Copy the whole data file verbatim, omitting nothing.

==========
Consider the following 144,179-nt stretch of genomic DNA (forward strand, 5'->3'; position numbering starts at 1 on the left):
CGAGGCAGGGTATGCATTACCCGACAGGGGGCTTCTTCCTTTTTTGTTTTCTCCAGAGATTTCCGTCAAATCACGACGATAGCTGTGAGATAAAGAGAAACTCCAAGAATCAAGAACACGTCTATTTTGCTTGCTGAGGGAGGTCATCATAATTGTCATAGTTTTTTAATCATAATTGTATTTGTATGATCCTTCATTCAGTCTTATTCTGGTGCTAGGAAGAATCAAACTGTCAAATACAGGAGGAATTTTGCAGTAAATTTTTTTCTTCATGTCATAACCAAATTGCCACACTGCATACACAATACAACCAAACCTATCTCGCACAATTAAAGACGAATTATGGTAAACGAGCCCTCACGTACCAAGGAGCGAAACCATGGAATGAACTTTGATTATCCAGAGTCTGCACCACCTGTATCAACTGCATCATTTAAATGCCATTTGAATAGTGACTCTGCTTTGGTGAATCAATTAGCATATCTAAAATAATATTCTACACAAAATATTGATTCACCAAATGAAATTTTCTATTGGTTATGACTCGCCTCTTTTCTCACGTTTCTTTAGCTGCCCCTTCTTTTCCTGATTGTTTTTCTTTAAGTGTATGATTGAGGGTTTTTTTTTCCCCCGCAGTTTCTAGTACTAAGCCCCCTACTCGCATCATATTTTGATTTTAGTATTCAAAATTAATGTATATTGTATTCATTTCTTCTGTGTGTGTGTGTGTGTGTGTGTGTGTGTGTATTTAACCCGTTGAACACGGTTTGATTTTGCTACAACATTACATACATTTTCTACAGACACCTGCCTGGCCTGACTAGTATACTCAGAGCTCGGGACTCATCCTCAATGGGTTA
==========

Consider the following 144,179-nt stretch of genomic DNA (forward strand, 5'->3'; position numbering starts at 1 on the left):
CGAGGCAGGGTATGCATTACCCGACAGGGGGCTTCTTCCTTTTTTGTTTTCTCCAGAGATTTCCGTCAAATCACGACGATAGCTGTGAGATAAAGAGAAACTCCAAGAATCAAGAACACGTCTATTTTGCTTGCTGAGGGAGGTCATCATAATTGTCATAGTTTTTTAATCATAATTGTATTTGTATGATCCTTCATTCAGTCTTATTCTGGTGCTAGGAAGAATCAAACTGTCAAATACAGGAGGAATTTTGCAGTAAATTTTTTTCTTCATGTCATAACCAAATTGCCACACTGCATACACAATACAACCAAACCTATCTCGCACAATTAAAGACGAATTATGGTAAACGAGCCCTCACGTACCAAGGAGCGAAACCATGGAATGAACTTTGATTATCCAGAGTCTGCACCACCTGTATCAACTGCATCATTTAAATGCCATTTGAATAGTGACTCTGCTTTGGTGAATCAATTAGCATATCTAAAATAATATTCTACACAAAATATTGATTCACCAAATGAAATTTTCTATTGGTTATGACTCGCCTCTTTTCTCACGTTTCTTTAGCTGCCCCTTCTTTTCCTGATTGTTTTTCTTTAAGTGTATGATTGAGGGTTTTTTTTTCCCCCGCAGTTTCTAGTACTAAGCCCCCTACTCGCATCATATTTTGATTTTAGTATTCAAAATTAATGTATATTGTATTCATTTCTTCTGTGTGTGTGTGTGTGTGTGTGTGTGTGTGTATTTAACCCGTTGAACACGGTTTGATTTTGCTACAACATTACATACATTTTCTACAGACACCTGCCTGGCCTGACTAGTATACTCAGAGCTCGGGACTCATCCTCAATGGGTTA